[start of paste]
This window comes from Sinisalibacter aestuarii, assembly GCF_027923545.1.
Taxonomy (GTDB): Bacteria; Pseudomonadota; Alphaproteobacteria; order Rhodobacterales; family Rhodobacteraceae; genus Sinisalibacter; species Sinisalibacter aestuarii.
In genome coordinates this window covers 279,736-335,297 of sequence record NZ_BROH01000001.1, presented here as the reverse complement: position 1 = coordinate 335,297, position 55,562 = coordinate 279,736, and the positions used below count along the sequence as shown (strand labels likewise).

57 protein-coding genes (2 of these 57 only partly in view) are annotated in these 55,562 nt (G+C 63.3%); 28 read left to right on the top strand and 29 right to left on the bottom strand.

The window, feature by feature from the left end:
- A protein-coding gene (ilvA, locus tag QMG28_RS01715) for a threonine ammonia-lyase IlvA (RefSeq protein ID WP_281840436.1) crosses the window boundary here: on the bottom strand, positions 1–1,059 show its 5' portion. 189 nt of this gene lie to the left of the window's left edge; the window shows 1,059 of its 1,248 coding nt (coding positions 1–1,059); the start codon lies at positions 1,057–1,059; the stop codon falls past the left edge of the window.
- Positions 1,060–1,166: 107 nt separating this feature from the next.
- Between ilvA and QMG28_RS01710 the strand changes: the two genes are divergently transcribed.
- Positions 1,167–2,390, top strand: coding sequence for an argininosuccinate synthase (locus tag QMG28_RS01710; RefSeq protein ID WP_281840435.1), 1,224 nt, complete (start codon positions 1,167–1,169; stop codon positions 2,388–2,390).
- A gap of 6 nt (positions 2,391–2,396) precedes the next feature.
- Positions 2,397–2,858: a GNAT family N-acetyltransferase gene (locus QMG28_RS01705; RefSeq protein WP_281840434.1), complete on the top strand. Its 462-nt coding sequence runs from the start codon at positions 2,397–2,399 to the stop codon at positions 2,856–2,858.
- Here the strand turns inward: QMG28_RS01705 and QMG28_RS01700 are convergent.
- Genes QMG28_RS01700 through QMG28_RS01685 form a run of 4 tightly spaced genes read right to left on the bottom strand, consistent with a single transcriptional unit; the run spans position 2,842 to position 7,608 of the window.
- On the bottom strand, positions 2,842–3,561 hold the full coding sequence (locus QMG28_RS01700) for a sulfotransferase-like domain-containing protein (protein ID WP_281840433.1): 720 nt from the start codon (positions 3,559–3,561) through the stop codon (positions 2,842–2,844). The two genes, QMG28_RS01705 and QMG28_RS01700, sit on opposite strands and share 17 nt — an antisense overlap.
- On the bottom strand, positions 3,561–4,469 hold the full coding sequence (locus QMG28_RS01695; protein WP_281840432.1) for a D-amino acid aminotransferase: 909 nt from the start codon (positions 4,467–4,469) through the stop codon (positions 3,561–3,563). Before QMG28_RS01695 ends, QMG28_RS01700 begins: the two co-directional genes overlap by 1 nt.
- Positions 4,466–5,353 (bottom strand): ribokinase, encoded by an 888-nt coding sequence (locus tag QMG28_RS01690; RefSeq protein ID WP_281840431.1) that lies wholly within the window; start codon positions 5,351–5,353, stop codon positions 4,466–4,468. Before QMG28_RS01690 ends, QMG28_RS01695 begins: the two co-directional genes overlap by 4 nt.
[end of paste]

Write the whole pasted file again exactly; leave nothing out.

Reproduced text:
This window comes from Sinisalibacter aestuarii, assembly GCF_027923545.1.
Taxonomy (GTDB): Bacteria; Pseudomonadota; Alphaproteobacteria; order Rhodobacterales; family Rhodobacteraceae; genus Sinisalibacter; species Sinisalibacter aestuarii.
In genome coordinates this window covers 279,736-335,297 of sequence record NZ_BROH01000001.1, presented here as the reverse complement: position 1 = coordinate 335,297, position 55,562 = coordinate 279,736, and the positions used below count along the sequence as shown (strand labels likewise).

57 protein-coding genes (2 of these 57 only partly in view) are annotated in these 55,562 nt (G+C 63.3%); 28 read left to right on the top strand and 29 right to left on the bottom strand.

The window, feature by feature from the left end:
- A protein-coding gene (ilvA, locus tag QMG28_RS01715) for a threonine ammonia-lyase IlvA (RefSeq protein ID WP_281840436.1) crosses the window boundary here: on the bottom strand, positions 1–1,059 show its 5' portion. 189 nt of this gene lie to the left of the window's left edge; the window shows 1,059 of its 1,248 coding nt (coding positions 1–1,059); the start codon lies at positions 1,057–1,059; the stop codon falls past the left edge of the window.
- Positions 1,060–1,166: 107 nt separating this feature from the next.
- Between ilvA and QMG28_RS01710 the strand changes: the two genes are divergently transcribed.
- Positions 1,167–2,390, top strand: coding sequence for an argininosuccinate synthase (locus tag QMG28_RS01710; RefSeq protein ID WP_281840435.1), 1,224 nt, complete (start codon positions 1,167–1,169; stop codon positions 2,388–2,390).
- A gap of 6 nt (positions 2,391–2,396) precedes the next feature.
- Positions 2,397–2,858: a GNAT family N-acetyltransferase gene (locus QMG28_RS01705; RefSeq protein WP_281840434.1), complete on the top strand. Its 462-nt coding sequence runs from the start codon at positions 2,397–2,399 to the stop codon at positions 2,856–2,858.
- Here the strand turns inward: QMG28_RS01705 and QMG28_RS01700 are convergent.
- Genes QMG28_RS01700 through QMG28_RS01685 form a run of 4 tightly spaced genes read right to left on the bottom strand, consistent with a single transcriptional unit; the run spans position 2,842 to position 7,608 of the window.
- On the bottom strand, positions 2,842–3,561 hold the full coding sequence (locus QMG28_RS01700) for a sulfotransferase-like domain-containing protein (protein ID WP_281840433.1): 720 nt from the start codon (positions 3,559–3,561) through the stop codon (positions 2,842–2,844). The two genes, QMG28_RS01705 and QMG28_RS01700, sit on opposite strands and share 17 nt — an antisense overlap.
- On the bottom strand, positions 3,561–4,469 hold the full coding sequence (locus QMG28_RS01695; protein WP_281840432.1) for a D-amino acid aminotransferase: 909 nt from the start codon (positions 4,467–4,469) through the stop codon (positions 3,561–3,563). Before QMG28_RS01695 ends, QMG28_RS01700 begins: the two co-directional genes overlap by 1 nt.
- Positions 4,466–5,353 (bottom strand): ribokinase, encoded by an 888-nt coding sequence (locus tag QMG28_RS01690; RefSeq protein ID WP_281840431.1) that lies wholly within the window; start codon positions 5,351–5,353, stop codon positions 4,466–4,468. Before QMG28_RS01690 ends, QMG28_RS01695 begins: the two co-directional genes overlap by 4 nt.